The Yeats Connection

There are several Yeats family associated houses at Rosses point. Moyle Lodge and Bawnmore Lodge both stand close to the remaining entrance gate to Elsinore House, which was owned by Henry Middleton, Uncle of the poet, W.B. and painter Jack Yeats. Their grand-aunt, Mary Yeats, lived in a small two-storeyed house called Seaview on the right of the Sligo-Rosses Point road. She was a farmer.

Moyle Lodge was owned by the Pollexfen family, cousins of the Yeats, and here W. B. and Jack spent many a summer. Bawnmore Lodge, next door, was once a Middleton family house, also relations of the Yeats.

Elsinore House, which stands in sad decay near the pier at Rosses Point, was built by John Black, a successful Sligo smuggler.The house, along with the entire Rosses area was purchased by Henry Middleton in 1867.

Mr. Middleton spent several thousand pounds on improvements to Rosses Point. He granted building leases, encouraging the growth of the area as a seaside resort. Hotels sprung up, along with many attractive houses. The place rapidly expanded and became completely changed in comparison to the early 1800s when there was not a single house in the village.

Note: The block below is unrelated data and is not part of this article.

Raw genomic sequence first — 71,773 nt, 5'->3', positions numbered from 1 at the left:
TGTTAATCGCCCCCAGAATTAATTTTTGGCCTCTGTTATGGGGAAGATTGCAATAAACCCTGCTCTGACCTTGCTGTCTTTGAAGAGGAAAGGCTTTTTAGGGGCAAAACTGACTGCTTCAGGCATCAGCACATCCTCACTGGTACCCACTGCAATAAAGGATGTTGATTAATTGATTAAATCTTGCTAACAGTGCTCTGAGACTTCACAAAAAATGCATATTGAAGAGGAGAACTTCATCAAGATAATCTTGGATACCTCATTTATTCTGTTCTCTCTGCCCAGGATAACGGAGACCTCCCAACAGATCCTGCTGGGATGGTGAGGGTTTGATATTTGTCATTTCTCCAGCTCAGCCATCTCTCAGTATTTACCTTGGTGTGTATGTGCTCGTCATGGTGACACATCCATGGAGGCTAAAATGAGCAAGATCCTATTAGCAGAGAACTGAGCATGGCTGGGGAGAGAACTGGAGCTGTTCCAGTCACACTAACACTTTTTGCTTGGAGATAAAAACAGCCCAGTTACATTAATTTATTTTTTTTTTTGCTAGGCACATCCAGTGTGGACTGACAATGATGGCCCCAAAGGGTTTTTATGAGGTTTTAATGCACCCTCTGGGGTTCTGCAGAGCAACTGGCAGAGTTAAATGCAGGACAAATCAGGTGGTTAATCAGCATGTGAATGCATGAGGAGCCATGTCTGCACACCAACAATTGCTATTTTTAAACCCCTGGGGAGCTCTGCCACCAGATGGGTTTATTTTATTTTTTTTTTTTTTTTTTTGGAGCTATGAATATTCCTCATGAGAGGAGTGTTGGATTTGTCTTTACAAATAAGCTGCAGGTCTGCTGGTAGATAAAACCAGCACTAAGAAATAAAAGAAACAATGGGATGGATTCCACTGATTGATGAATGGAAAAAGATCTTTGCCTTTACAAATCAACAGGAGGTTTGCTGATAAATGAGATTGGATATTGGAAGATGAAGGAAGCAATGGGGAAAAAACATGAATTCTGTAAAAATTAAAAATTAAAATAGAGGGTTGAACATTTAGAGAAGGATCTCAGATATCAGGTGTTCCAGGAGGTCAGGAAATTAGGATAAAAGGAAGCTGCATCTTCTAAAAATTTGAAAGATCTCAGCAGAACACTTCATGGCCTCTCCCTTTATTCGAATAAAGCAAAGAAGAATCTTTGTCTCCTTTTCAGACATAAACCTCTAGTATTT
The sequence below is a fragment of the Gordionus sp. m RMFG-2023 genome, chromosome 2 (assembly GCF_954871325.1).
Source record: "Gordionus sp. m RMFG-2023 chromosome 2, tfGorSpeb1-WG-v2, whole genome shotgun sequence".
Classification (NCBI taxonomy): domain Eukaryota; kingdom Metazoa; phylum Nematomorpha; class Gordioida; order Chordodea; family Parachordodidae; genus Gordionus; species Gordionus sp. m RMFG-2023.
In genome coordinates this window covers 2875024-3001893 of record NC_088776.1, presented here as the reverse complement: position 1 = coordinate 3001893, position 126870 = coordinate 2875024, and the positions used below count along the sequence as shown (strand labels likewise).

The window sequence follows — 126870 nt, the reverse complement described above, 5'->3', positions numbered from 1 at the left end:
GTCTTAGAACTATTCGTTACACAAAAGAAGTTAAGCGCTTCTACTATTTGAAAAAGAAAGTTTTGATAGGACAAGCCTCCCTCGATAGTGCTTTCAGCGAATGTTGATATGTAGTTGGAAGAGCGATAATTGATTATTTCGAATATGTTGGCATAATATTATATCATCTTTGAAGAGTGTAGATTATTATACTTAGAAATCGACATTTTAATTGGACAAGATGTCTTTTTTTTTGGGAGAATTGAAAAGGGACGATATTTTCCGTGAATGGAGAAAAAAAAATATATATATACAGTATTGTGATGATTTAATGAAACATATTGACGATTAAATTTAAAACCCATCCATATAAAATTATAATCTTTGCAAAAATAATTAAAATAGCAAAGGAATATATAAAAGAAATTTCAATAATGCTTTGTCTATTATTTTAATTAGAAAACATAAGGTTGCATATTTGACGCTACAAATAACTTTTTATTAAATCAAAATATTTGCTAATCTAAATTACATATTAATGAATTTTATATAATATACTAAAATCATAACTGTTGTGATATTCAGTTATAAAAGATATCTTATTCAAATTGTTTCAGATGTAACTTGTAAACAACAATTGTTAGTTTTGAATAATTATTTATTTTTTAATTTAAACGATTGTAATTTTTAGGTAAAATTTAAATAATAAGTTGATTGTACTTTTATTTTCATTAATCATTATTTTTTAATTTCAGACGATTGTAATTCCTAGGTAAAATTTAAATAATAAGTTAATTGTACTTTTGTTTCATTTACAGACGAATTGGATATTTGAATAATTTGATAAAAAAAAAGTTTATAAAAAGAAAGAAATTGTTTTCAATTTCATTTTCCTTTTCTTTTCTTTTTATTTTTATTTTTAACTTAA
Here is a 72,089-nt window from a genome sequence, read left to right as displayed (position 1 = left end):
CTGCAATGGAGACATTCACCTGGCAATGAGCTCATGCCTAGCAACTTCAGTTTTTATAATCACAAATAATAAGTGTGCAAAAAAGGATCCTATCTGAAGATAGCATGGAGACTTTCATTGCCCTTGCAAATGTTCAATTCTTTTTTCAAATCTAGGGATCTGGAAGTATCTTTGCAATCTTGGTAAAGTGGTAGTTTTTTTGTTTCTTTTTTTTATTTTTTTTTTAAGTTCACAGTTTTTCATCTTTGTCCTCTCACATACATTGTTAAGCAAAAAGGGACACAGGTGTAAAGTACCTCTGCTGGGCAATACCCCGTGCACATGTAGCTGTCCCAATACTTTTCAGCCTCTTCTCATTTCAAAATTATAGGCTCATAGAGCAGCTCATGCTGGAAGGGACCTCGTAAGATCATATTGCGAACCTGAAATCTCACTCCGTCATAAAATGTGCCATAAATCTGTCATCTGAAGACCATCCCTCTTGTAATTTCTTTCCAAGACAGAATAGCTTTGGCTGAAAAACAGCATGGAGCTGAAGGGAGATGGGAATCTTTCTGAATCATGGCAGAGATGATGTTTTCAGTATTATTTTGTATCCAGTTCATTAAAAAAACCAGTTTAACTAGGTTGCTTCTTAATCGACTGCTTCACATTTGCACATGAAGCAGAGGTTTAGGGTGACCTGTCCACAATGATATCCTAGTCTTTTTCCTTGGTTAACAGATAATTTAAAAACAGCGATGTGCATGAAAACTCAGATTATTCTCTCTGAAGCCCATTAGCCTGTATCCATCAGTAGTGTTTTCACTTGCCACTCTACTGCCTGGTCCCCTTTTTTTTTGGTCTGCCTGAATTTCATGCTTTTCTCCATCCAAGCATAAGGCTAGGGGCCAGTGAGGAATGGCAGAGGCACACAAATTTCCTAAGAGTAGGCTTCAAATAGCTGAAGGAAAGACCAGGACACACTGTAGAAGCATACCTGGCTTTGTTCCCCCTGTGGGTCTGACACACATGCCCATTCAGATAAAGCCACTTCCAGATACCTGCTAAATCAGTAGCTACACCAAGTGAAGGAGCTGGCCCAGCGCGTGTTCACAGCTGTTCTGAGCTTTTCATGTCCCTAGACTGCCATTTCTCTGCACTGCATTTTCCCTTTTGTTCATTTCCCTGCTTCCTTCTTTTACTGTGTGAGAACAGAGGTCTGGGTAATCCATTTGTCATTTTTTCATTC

Elsinore House commanded the sea between Rosses Point and Coney Island, once a smuggler's paradise. Smuggler's guns stood on its lawns and in the turret on the grounds overlooking the channel. A tunnel used for smuggling ran from the house under the sea.

In those days it was believed that the house was haunted by the ghosts of smugglers who used to tap on the window panes.

Elsinore was named after the Danish Royal Castle of Elsinore which commands the Kattlegat, the sea between Denmark and Sweden. William and Jack Yeats spent their summers boating, swimming or fishing, at Elsinore House.

Their uncle, Henry Middleton, was very reclusive, allowing no-one entry to his house, only the garden-boy and the postman.

Both William and Jack were inspired by their memories of Rosses Point.

William remembered Henry Middleton in his poem:

My name is Henry Middleton,
I have a small demense,
On a storm bittern green,
I scrub its floors and make my bed,
I cook and change my plate,
The post and garden-boy alone
Have keys to my old gate.

Jack Yeats' painting "Leaving the Far Point" commemorates a walk at Rosses Point with his wife, Cottie, and his uncle, George Pollexfen, who carried a stick. Jack has included himself, wearing a wide-brimmed hat. In 1954 he presented this painting to the Mayor of Sligo.

Part of his letter reads: "It has been said that I spent my boyhood in Sligo and when I left it was to be a student of art far away. That is true, and also it is true that for the next twenty years I spent every summer at Rosses Point, that Garavogue gateway to the beautiful, old, ever active, and intelligent, ever lovely and ever young, City of Sligo."

"Leaving the Far Point" is now part of the permanent collection of Yeats pictures to be seen in the Sligo Museum and Art Gallery in Stephen Street.